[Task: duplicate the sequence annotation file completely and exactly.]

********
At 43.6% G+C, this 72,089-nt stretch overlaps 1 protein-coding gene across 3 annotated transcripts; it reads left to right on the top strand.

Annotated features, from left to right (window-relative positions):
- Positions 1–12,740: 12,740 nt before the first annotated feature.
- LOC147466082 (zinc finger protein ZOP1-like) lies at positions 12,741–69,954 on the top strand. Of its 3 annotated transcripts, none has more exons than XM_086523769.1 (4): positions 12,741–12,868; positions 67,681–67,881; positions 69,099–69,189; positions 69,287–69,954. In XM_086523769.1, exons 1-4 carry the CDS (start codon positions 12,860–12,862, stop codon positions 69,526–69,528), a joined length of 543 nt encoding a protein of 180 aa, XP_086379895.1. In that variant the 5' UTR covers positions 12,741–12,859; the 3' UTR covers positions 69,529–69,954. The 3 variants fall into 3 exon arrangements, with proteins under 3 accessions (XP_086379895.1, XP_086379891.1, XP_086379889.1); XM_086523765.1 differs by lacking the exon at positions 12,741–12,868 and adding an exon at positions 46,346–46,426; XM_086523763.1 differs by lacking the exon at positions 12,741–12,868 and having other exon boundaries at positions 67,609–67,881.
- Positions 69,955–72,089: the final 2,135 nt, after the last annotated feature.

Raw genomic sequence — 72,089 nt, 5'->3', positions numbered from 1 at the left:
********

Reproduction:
At 43.6% G+C, this 72,089-nt stretch overlaps 1 protein-coding gene across 3 annotated transcripts; it reads left to right on the top strand.

Annotated features, from left to right (window-relative positions):
- Positions 1–12,740: 12,740 nt before the first annotated feature.
- LOC147466082 (zinc finger protein ZOP1-like) lies at positions 12,741–69,954 on the top strand. Of its 3 annotated transcripts, none has more exons than XM_086523769.1 (4): positions 12,741–12,868; positions 67,681–67,881; positions 69,099–69,189; positions 69,287–69,954. In XM_086523769.1, exons 1-4 carry the CDS (start codon positions 12,860–12,862, stop codon positions 69,526–69,528), a joined length of 543 nt encoding a protein of 180 aa, XP_086379895.1. In that variant the 5' UTR covers positions 12,741–12,859; the 3' UTR covers positions 69,529–69,954. The 3 variants fall into 3 exon arrangements, with proteins under 3 accessions (XP_086379895.1, XP_086379891.1, XP_086379889.1); XM_086523765.1 differs by lacking the exon at positions 12,741–12,868 and adding an exon at positions 46,346–46,426; XM_086523763.1 differs by lacking the exon at positions 12,741–12,868 and having other exon boundaries at positions 67,609–67,881.
- Positions 69,955–72,089: the final 2,135 nt, after the last annotated feature.

Raw genomic sequence — 72,089 nt, 5'->3', positions numbered from 1 at the left: